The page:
View Poll Results: Humanitarian intervention: who's framework?

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  • donsutherland1 - active genocide only

    1 11.11%
  • reefedjib - active subjugation of the people

    1 11.11%
  • other...

    7 77.78%
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Thread: Humanitarian intervention: who's framework?

  1. #11
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    Re: Humanitarian intervention: who's framework?

    I probably don't have a lot to add to this conversation. Military intervention for any cause except direct reprisal can be considered aggression, but I don't consider aggression to be illegitimate. If the conduct of one nation, whether within its own borders or otherwise, disturbs the citizens of another nation then the second nation is well within its rights to use its military to effect change.

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    Re: Humanitarian intervention: who's framework?

    Work behind the scenes to destablize and arm conflicting factions. Give more powerful weapons to the weak and give more money, and confidence, to the strong. Let their own inner demons eat away at them until finally...

    *snap*


    And it all goes ass up in a hurry. When most everyone's dead, dying, or weakened from the fighting, we take the side with the least amount of numbers and back them, build them up, give them absolute power and ensure they abuse it. Instill hatred for them from the now enslaved former enemy.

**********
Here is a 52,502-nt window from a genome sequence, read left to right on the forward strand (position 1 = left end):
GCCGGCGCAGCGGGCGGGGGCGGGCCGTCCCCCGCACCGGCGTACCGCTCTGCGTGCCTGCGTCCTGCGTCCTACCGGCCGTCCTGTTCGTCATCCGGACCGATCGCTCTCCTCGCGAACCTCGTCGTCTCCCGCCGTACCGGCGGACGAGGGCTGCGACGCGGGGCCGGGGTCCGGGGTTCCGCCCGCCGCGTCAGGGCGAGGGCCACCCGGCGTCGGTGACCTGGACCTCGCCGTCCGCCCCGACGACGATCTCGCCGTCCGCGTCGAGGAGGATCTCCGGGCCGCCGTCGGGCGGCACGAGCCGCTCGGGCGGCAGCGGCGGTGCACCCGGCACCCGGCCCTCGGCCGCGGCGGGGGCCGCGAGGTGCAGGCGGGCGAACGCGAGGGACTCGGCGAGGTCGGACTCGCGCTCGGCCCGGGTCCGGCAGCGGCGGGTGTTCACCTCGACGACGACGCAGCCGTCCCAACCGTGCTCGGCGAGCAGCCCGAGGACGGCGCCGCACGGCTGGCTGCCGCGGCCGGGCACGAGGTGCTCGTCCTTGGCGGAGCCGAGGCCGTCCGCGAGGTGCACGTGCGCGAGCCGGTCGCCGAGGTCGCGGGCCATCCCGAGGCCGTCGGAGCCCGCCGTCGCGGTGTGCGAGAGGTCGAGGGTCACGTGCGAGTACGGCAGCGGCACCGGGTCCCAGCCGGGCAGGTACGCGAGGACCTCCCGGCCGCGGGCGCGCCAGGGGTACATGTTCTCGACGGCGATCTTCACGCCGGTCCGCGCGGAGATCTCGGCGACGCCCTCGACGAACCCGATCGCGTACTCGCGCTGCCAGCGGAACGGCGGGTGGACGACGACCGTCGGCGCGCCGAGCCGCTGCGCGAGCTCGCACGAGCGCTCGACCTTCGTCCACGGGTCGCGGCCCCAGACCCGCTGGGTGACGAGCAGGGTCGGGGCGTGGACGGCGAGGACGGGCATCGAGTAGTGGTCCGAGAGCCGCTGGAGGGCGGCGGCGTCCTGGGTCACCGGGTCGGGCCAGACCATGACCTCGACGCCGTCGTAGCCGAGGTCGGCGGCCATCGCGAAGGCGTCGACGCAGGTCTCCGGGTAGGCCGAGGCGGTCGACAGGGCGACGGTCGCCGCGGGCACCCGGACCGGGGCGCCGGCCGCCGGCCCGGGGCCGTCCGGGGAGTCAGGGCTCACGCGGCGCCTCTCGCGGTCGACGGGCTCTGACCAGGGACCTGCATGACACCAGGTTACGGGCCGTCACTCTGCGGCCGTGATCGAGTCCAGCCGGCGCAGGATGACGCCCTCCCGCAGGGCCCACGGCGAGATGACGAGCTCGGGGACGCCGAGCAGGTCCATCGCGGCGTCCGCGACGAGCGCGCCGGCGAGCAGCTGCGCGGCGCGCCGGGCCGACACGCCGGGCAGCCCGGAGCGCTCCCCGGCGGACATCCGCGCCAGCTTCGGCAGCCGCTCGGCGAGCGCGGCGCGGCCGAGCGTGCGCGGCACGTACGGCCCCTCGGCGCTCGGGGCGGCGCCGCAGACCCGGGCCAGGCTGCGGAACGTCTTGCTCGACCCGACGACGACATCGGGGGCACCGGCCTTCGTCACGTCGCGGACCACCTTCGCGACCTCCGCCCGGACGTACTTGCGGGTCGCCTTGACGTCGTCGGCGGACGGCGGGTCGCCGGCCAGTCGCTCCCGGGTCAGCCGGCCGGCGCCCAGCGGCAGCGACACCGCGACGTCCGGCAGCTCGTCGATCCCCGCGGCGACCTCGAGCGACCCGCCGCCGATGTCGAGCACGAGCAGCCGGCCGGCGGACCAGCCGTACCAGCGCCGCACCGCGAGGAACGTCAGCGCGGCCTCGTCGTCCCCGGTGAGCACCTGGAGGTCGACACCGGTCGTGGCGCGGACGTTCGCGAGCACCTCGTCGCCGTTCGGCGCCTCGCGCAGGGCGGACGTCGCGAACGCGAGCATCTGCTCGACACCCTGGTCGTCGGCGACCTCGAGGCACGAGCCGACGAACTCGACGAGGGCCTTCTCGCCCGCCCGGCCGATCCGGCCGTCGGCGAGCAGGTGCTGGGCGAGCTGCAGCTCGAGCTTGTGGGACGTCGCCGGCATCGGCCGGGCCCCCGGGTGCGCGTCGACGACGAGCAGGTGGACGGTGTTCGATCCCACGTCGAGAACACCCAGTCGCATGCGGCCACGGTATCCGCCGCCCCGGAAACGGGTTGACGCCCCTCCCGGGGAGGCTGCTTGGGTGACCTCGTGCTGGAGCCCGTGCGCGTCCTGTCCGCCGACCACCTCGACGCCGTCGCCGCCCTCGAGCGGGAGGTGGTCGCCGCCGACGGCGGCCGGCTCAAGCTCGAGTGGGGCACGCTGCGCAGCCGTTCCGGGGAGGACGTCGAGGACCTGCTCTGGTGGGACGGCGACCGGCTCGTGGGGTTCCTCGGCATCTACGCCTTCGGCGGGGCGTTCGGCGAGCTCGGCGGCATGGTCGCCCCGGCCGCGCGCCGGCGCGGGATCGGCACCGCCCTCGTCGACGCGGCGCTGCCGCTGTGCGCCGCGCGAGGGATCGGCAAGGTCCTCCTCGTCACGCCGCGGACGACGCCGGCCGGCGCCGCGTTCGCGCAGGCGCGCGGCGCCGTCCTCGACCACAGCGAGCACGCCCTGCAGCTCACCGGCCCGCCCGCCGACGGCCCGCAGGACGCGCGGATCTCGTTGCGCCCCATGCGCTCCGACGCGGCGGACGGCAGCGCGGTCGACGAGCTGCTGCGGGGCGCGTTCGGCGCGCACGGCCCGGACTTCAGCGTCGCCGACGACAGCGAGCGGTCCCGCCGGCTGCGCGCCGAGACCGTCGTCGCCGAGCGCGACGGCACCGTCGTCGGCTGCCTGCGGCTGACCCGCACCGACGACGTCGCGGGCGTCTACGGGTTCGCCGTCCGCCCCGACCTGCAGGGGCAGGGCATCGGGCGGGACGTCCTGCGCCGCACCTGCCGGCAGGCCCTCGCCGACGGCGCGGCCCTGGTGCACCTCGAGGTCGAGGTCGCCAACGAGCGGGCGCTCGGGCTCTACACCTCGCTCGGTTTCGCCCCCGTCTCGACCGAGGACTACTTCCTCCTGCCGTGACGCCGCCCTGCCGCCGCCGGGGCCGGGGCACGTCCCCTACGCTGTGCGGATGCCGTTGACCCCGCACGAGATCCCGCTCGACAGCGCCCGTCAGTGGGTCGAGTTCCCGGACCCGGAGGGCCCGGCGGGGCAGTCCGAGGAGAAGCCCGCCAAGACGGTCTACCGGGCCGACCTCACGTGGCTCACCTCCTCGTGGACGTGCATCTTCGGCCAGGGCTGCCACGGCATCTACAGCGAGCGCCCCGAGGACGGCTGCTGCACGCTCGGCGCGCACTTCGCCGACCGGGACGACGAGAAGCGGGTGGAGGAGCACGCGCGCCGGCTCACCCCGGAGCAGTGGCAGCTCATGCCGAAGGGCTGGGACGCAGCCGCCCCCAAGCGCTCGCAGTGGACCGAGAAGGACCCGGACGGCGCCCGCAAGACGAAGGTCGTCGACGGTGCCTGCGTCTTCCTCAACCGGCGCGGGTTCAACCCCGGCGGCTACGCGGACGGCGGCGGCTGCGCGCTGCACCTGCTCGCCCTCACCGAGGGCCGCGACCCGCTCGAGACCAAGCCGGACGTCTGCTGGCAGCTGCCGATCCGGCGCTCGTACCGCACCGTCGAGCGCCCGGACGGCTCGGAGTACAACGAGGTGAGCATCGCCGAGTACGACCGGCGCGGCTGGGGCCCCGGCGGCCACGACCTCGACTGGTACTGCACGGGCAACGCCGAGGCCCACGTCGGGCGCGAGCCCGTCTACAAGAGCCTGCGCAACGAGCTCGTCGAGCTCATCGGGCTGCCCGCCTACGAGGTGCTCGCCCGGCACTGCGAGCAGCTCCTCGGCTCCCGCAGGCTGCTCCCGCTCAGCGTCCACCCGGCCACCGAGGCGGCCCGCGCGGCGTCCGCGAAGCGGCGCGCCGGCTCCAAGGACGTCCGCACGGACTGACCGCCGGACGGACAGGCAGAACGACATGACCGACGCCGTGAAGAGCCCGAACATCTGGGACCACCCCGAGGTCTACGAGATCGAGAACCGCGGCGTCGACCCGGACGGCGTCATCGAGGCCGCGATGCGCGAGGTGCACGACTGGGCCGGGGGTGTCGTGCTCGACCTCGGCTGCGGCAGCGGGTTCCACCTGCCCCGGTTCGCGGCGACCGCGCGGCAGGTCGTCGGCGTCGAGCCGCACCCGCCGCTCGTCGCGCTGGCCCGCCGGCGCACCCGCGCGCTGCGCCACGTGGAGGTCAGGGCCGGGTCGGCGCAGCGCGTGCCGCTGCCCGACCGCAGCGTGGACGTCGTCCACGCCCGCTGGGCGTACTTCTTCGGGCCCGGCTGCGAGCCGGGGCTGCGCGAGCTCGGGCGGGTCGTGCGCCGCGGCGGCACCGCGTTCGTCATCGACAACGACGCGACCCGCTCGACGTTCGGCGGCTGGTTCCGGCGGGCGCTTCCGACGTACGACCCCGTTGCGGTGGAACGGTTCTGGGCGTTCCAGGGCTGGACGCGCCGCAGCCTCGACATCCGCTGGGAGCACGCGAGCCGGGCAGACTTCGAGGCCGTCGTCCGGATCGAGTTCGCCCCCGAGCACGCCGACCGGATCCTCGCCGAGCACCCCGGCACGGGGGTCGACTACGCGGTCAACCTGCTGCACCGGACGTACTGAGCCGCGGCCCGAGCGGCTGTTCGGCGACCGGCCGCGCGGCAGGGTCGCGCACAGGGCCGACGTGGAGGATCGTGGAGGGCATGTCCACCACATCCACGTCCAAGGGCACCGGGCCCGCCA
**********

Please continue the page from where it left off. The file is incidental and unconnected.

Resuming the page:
Rinse and Repeat as necessary.




    Wait. were we trying to accomplish an end goal here? I just wanted to watch the place burn...

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    Re: Humanitarian intervention: who's framework?

    Quote Originally Posted by EpicDude86 View Post
    Wait. were we trying to accomplish an end goal here? I just wanted to watch the place burn...
    You can make a lot of money for your country if you play this game carefully. It's an investment of resources now, but your arms manufacturers, construction firms, and medical suppliers will see dividends in the long run.

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    Re: Humanitarian intervention: who's framework?

    Quote Originally Posted by Korimyr the Rat View Post
    You can make a lot of money for your country if you play this game carefully. It's an investment of resources now, but your arms manufacturers, construction firms, and medical suppliers will see dividends in the long run.
    Perpetual cycles, if maintained properly, do have quite a nice, constant yield...

  5. #15
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    Re: Humanitarian intervention: who's framework?

    You know whether other countries in the world want to admit it or not, and no matter their complaints when we act....there is an expectation that the US will...no should step up and bring justice where it needs to be. The method used to bring it, varies from situation to situation, but as the lone superpower and beacon of liberty, there is an expectation. And I think the US usually feels the pressure to do something.
    "He who does not think himself worth saving from poverty and ignorance by his own efforts, will hardly be thought worth the efforts of anybody else." -- Frederick Douglass, Self-Made Men (1872)
    "Fly-over" country voted, and The Donald is now POTUS.

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    Re: Humanitarian intervention: who's framework?

    Quote Originally Posted by American View Post
    You know whether other countries in the world want to admit it or not, and no matter their complaints when we act....there is an expectation that the US will...no should step up and bring justice where it needs to be. The method used to bring it, varies from situation to situation, but as the lone superpower and beacon of liberty, there is an expectation. And I think the US usually feels the pressure to do something.
    We should let a few crazy despots take over, and let France handle it. See how much ass-kicking gets done then...

  7. #17
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    Re: Humanitarian intervention: who's framework?